1993: McNally wins the first of his four Tony Awards for his book for the musical Kiss of the Spider Woman. Subsequent Tony Awards will be for Love! Valour! Compassion! (1995), Master Class (1996) and the book for the musical Ragtime (1998). Earlier McNally had won the Hull-Warriner Award—notable because it is bestowed by dramatists upon their fellow dramatists—in 1974 for Bad Habits, in 1987 for Frankie and Johnny in the Claire de Lune and in 1989 for The Lisbon Traviata. In addition, he has won four Drama Desk Awards, two Lucille Lortel Awards, and two Obie Awards.
1996: Inducted into the American Theater Hall of Fame.
1998: Awarded an honorary degree by The Juilliard School for “invaluable contribution to the theater.”
1998-99: Controversy over McNally’s retelling in Corpus Christi the story of Jesus’s life and ministry in terms of a gay teenager’s coming of age in 1950s Texas is fanned by a New York Post columnist and by protests organized by the Catholic League for Religious and Civil Rights. McNally responds to the controversy surrounding Corpus Christi in his book for the musical A Man of No Importance (2002), which concerns a conservative church community’s censoring an amateur theater group’s production of Oscar Wilde’s Salome, and in Crucifixion (2005), which addresses the sexual hypocrisy of the Roman Catholic Church. (Crucifixion is honored as Best New Script by the San Francisco Critics Association.)
McNally’s relationship’s with MTC is strained after the theater rejects Dedication or The Stuff of Dreams, which had been commissioned to inaugurate its recently refurbished Broadway theater, the Samuel Friedman (formerly the Biltmore). A reconciliation occurs in 2011 when MTC moves the Kennedy Center production of McNally’s Master Class, starring Tyne Daly, to Broadway. But MTC’ s production of Golden Age in 2012 proves disappointing, resulting in a second hiatus in the playwright and theater company’s working relationship.
2000: Dead Man Walking, based on the 1993 memoir of the same title by Sister Helen Prejean, with music by Jake Heggie, premieres at the San Francisco Opera and becomes the most frequently produced English language opera across the globe. In 2015 McNally will contribute the libretto to a contemporary comic opera scored by Heggie, Great Scott.
2001: The first manifestation of cancer results in the removal of a portion of one lung in December. Although McNally had stopped smoking in 1981, a recurrence results in the removal of a portion of his second lung in 2007.
2003: After living together since 2001, McNally and social activist lawyer Tom Kirdahy enter into a civil union in Dover, VT, on December 20. After the District of Columbia declares gay marriage legal, the couple is married in Washington on April 6, 2010, with actors Tyne Daly, John Glover and Malcolm Gets, as well as Kennedy Center president Michael Kaiser, as their witnesses. And after the U. S. Supreme Court makes gay marriage legal across America, they repeat their vows on the steps of New York’s City Hall in a ceremony conducted by Mayor Bill de Blasio on June 26, 2015. Beginning in 2007, Kirdahy becomes increasingly active in producing McNally’s plays.
McNally had previously registered a domestic partnership with Gary Bonasorte, a founding member of the Rattlestick Theater Company, with whom he lived from 1993 until Bonasorte’s death from AIDS-related causes in 2001. A self-described “serial monogamist,” McNally had one additional long-term relationship, with actor Dominic Cuskern. Although biographer Julie Salamon records that McNally had an affair with playwright Wendy Wasserstein (1987-90), McNally identifies as gay.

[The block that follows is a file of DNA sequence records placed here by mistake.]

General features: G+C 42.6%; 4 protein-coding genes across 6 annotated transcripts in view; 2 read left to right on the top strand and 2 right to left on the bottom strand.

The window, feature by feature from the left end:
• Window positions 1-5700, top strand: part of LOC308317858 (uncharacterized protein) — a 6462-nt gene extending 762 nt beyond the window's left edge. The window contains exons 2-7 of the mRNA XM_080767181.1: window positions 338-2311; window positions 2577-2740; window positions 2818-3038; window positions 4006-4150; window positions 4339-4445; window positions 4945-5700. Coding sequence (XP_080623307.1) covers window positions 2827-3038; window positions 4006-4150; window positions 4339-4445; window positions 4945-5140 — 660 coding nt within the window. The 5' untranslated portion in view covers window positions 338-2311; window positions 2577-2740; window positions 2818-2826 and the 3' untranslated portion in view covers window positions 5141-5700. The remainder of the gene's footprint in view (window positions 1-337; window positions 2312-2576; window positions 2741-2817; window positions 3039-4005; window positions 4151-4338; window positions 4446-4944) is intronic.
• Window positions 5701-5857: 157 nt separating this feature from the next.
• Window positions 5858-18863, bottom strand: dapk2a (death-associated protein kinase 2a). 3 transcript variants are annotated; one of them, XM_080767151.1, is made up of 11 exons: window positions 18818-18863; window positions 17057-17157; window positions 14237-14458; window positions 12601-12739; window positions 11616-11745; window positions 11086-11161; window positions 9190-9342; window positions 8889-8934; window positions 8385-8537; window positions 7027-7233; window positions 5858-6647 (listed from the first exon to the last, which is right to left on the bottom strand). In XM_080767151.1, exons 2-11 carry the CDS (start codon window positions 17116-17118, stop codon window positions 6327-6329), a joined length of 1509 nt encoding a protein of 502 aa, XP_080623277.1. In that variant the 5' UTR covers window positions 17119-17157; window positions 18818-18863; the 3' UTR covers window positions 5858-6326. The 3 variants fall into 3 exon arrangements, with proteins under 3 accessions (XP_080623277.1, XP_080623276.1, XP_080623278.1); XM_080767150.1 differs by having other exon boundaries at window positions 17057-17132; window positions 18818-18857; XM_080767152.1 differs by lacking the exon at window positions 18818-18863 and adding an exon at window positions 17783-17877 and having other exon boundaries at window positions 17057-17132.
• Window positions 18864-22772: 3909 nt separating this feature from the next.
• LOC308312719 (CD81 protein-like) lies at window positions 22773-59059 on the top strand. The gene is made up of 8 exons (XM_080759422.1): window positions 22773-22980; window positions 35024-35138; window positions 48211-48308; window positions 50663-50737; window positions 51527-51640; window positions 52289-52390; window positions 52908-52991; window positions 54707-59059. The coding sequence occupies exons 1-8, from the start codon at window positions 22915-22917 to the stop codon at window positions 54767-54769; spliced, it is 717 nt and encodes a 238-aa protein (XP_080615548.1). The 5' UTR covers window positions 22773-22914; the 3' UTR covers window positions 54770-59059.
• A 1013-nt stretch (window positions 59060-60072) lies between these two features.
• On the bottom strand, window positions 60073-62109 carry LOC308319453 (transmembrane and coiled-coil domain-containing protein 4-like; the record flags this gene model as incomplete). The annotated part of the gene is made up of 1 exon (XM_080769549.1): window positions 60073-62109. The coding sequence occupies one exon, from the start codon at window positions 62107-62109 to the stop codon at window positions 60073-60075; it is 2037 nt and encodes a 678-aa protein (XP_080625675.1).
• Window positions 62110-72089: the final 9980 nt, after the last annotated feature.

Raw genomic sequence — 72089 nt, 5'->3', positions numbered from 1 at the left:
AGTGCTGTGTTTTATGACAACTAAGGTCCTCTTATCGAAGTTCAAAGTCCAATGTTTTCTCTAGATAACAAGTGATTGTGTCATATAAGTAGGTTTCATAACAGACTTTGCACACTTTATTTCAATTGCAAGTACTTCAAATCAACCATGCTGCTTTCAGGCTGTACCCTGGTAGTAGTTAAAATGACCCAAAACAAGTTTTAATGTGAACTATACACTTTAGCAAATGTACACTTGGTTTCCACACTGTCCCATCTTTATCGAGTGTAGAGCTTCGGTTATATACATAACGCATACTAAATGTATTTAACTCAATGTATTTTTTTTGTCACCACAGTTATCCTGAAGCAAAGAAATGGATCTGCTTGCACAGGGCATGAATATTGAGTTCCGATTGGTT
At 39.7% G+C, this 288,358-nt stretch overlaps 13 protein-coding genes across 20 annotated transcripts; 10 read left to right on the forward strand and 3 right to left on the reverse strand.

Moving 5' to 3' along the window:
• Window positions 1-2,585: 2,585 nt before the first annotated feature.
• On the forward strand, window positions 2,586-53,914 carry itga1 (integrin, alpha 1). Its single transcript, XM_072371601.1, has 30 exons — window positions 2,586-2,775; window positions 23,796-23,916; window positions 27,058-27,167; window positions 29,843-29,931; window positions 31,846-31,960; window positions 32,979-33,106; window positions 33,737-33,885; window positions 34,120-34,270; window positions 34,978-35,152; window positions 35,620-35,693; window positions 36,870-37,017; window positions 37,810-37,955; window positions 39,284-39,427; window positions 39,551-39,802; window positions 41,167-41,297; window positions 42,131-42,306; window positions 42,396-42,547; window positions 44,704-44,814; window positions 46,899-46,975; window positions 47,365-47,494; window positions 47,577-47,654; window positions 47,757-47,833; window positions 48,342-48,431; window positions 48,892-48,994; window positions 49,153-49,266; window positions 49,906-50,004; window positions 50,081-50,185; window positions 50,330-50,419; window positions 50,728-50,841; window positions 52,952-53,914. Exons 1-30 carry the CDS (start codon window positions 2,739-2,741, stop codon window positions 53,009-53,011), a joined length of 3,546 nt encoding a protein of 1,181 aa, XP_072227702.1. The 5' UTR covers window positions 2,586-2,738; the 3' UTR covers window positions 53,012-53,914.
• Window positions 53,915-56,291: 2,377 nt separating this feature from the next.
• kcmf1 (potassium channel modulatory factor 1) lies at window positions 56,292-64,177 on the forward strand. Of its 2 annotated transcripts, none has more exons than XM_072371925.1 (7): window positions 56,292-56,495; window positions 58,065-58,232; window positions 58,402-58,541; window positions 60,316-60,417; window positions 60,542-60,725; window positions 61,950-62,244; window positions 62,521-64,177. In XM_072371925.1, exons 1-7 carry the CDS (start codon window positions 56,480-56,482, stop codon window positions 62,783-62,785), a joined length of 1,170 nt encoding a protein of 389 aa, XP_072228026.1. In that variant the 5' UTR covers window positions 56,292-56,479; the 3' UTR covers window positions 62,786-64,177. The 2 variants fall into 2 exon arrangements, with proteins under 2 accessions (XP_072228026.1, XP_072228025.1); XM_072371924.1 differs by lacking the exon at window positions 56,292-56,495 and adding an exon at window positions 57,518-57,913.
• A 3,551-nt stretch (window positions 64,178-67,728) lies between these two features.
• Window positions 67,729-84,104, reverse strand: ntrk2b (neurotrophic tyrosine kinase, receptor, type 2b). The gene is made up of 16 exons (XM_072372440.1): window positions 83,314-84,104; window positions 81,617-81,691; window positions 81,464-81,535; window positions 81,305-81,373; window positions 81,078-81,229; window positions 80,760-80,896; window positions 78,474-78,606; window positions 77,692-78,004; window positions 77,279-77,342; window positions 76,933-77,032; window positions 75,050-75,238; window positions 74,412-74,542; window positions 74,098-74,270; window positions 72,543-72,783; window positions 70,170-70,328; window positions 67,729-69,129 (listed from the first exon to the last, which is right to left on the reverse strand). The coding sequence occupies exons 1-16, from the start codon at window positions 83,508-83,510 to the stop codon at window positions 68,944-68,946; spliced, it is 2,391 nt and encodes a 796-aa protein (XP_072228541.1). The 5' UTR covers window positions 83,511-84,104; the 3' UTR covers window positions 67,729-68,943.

2008: On McNally’s seventieth birthday, legendary Broadway theater restaurant Sardi’s unveils its caricature of the playwright.
2010: The John F. Kennedy Center for the Performing Arts honors McNally by staging his three plays about opera (The Lisbon Traviata, Master Class, and Golden Age) simultaneously on its three stages.
2011: Receives the Dramatists Guild Lifetime Achievement Award.
2013: Returns to his alma mater, Columbia University, to address the graduating class on their Class Day. McNally’s speech movingly reviews the changes in American gay life and social consciousness since his own graduation in 1960.
2015: To honor the fiftieth anniversary of McNally’s Broadway debut, Grove Press collects eight of McNally’s plays under the title Selected Works: A Memoir in Plays. McNally contributes an introductory essay to each play in which he recalls the circumstances of its composition, the conditions of American theater at the time, and his personal engagement with the play’s issues. McNally receives the Lucille Lortel Lifetime Achievement Award from the League of Off-Broadway Theatres and Producers.
2018: McNally is inducted into the American Academy of Arts and Letters as one of only five playwrights included in this body. A documentary of his life and career titled Every Act of Life (dir. Jeff Kaufman) premieres at the Tribeca Film Festival.
In honor of McNally’s eightieth birthday, New York City Mayor de Blasio declares November 4 “Terrence McNally Day.” The official proclamation praises McNally for having served “as a civil rights activist, championing marriage equality and tackling issues that impact the LGBTQ community and people with HIV/AIDS,” and concludes: “Through his thought-provoking and witty plays, musicals, and operas, Terrence has engaged and uplifted generations of diverse audiences in New York and far beyond, and at age 80, the untiring artist is still creating new works.”
2020: McNally dies in Sarasota, Florida of complications from the coronavirus.